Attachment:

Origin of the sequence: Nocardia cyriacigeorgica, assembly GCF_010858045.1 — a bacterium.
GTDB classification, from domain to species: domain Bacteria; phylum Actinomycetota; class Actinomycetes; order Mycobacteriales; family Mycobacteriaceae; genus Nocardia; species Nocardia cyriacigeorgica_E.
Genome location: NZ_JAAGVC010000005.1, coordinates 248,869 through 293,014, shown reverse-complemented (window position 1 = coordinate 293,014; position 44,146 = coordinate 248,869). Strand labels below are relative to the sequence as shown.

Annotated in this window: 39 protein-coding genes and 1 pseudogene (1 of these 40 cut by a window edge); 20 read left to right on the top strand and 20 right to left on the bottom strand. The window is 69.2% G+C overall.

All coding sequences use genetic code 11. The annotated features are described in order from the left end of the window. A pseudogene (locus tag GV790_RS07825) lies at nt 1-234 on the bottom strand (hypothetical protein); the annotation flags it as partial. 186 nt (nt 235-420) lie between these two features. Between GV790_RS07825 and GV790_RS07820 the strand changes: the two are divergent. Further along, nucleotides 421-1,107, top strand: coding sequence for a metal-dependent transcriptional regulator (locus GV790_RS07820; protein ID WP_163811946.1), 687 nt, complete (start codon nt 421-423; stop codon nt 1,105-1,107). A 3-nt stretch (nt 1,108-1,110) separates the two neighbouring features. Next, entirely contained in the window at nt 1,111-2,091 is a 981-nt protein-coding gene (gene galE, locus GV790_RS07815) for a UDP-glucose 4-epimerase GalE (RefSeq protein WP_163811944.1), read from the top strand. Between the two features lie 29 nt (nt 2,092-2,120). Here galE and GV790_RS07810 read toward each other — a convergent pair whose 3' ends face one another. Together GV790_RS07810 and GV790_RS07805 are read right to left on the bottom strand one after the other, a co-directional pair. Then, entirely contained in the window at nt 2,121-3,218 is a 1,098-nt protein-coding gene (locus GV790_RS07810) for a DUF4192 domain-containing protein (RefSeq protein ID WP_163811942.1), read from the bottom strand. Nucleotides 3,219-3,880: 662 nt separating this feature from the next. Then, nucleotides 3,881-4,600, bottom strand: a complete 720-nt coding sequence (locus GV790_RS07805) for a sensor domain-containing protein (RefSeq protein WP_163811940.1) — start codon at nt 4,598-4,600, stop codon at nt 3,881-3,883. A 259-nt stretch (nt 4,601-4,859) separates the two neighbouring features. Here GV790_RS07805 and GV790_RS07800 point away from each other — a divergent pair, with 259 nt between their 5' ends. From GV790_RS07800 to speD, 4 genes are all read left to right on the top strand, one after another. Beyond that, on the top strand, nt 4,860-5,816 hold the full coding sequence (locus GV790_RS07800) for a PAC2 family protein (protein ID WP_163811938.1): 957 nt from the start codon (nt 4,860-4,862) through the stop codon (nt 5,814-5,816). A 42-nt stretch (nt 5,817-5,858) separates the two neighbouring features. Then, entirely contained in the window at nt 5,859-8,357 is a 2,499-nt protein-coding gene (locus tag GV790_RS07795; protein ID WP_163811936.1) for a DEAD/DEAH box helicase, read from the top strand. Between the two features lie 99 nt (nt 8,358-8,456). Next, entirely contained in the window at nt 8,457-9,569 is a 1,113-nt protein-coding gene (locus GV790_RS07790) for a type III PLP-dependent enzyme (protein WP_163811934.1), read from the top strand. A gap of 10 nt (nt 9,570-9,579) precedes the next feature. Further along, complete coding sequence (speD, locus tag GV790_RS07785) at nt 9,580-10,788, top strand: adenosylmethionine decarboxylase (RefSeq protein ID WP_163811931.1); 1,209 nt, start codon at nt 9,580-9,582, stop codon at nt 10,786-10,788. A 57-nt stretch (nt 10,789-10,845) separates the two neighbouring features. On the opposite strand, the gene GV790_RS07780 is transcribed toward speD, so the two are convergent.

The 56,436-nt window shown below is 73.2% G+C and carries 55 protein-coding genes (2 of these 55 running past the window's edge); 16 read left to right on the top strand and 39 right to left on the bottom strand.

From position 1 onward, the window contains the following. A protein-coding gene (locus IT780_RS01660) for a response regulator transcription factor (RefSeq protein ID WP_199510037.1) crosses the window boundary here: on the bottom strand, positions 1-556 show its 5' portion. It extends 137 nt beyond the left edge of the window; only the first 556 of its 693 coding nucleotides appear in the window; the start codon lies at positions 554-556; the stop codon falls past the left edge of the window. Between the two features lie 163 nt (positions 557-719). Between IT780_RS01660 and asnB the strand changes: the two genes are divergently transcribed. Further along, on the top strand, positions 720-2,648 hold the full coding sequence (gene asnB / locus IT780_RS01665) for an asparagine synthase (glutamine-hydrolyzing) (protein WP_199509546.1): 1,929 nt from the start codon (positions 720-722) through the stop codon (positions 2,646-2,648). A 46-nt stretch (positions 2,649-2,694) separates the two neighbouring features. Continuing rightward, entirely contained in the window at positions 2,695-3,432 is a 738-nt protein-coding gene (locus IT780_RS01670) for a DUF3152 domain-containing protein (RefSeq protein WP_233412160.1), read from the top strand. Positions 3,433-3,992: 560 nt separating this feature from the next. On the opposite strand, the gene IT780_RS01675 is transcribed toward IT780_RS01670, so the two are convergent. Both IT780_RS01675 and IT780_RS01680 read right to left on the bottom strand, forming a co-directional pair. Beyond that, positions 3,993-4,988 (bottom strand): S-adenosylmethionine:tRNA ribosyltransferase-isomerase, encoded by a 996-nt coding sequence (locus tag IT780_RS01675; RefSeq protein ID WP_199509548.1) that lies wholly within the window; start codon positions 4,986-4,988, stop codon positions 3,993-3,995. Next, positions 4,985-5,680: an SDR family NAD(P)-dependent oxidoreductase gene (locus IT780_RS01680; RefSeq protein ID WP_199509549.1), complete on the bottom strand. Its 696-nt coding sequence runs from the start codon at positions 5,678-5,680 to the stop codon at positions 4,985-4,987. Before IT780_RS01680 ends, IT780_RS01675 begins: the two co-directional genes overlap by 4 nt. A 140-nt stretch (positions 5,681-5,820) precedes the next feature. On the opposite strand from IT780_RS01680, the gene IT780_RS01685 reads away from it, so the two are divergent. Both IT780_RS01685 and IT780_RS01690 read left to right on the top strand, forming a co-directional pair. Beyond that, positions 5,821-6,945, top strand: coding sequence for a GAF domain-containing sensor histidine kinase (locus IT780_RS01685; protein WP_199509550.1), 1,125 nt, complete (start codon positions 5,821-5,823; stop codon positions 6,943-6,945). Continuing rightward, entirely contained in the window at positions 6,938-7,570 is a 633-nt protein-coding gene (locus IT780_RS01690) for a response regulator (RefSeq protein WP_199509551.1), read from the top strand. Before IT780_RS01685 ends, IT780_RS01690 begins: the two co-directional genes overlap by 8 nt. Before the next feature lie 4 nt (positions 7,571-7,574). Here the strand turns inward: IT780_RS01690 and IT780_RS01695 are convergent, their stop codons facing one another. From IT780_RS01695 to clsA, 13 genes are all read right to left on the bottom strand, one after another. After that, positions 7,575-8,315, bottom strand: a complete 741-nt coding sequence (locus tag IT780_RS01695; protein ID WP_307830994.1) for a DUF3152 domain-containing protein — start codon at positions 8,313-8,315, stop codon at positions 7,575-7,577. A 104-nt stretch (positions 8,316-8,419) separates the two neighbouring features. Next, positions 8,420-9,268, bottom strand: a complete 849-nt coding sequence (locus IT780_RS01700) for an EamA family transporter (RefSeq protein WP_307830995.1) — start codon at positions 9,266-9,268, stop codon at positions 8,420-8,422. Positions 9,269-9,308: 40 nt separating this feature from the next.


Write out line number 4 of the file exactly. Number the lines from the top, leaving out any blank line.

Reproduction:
Annotated in this window: 39 protein-coding genes and 1 pseudogene (1 of these 40 cut by a window edge); 20 read left to right on the top strand and 20 right to left on the bottom strand. The window is 69.2% G+C overall.